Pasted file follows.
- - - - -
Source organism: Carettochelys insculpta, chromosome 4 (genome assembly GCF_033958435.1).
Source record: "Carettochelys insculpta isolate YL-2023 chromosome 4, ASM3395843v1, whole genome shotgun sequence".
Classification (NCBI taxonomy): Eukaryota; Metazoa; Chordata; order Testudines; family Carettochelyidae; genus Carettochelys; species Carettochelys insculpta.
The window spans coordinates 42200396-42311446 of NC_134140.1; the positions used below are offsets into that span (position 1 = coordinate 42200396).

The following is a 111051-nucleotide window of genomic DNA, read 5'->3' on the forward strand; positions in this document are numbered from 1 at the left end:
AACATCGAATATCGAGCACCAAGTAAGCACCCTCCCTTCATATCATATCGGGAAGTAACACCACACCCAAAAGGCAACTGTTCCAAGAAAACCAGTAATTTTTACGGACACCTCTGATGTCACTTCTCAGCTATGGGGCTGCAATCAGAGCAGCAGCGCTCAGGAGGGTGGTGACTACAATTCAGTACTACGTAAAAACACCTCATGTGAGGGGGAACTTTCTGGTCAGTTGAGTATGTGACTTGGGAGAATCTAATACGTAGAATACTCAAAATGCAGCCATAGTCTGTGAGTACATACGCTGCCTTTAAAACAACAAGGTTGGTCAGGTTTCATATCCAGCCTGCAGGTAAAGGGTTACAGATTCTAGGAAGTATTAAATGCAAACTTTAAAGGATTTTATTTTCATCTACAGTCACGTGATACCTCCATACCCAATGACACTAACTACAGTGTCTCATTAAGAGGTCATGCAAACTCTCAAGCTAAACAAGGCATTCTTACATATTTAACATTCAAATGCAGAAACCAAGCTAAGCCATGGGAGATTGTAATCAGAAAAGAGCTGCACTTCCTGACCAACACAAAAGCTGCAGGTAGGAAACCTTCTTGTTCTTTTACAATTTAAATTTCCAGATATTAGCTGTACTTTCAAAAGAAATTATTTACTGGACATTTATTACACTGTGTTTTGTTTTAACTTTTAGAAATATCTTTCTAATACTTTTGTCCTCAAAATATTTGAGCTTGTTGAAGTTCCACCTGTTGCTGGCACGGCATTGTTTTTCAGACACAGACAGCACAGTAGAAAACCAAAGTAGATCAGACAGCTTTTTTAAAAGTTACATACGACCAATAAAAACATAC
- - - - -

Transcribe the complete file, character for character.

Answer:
Source organism: Carettochelys insculpta, chromosome 4 (genome assembly GCF_033958435.1).
Source record: "Carettochelys insculpta isolate YL-2023 chromosome 4, ASM3395843v1, whole genome shotgun sequence".
Classification (NCBI taxonomy): Eukaryota; Metazoa; Chordata; order Testudines; family Carettochelyidae; genus Carettochelys; species Carettochelys insculpta.
The window spans coordinates 42200396-42311446 of NC_134140.1; the positions used below are offsets into that span (position 1 = coordinate 42200396).

The following is a 111051-nucleotide window of genomic DNA, read 5'->3' on the forward strand; positions in this document are numbered from 1 at the left end:
AACATCGAATATCGAGCACCAAGTAAGCACCCTCCCTTCATATCATATCGGGAAGTAACACCACACCCAAAAGGCAACTGTTCCAAGAAAACCAGTAATTTTTACGGACACCTCTGATGTCACTTCTCAGCTATGGGGCTGCAATCAGAGCAGCAGCGCTCAGGAGGGTGGTGACTACAATTCAGTACTACGTAAAAACACCTCATGTGAGGGGGAACTTTCTGGTCAGTTGAGTATGTGACTTGGGAGAATCTAATACGTAGAATACTCAAAATGCAGCCATAGTCTGTGAGTACATACGCTGCCTTTAAAACAACAAGGTTGGTCAGGTTTCATATCCAGCCTGCAGGTAAAGGGTTACAGATTCTAGGAAGTATTAAATGCAAACTTTAAAGGATTTTATTTTCATCTACAGTCACGTGATACCTCCATACCCAATGACACTAACTACAGTGTCTCATTAAGAGGTCATGCAAACTCTCAAGCTAAACAAGGCATTCTTACATATTTAACATTCAAATGCAGAAACCAAGCTAAGCCATGGGAGATTGTAATCAGAAAAGAGCTGCACTTCCTGACCAACACAAAAGCTGCAGGTAGGAAACCTTCTTGTTCTTTTACAATTTAAATTTCCAGATATTAGCTGTACTTTCAAAAGAAATTATTTACTGGACATTTATTACACTGTGTTTTGTTTTAACTTTTAGAAATATCTTTCTAATACTTTTGTCCTCAAAATATTTGAGCTTGTTGAAGTTCCACCTGTTGCTGGCACGGCATTGTTTTTCAGACACAGACAGCACAGTAGAAAACCAAAGTAGATCAGACAGCTTTTTTAAAAGTTACATACGACCAATAAAAACATAC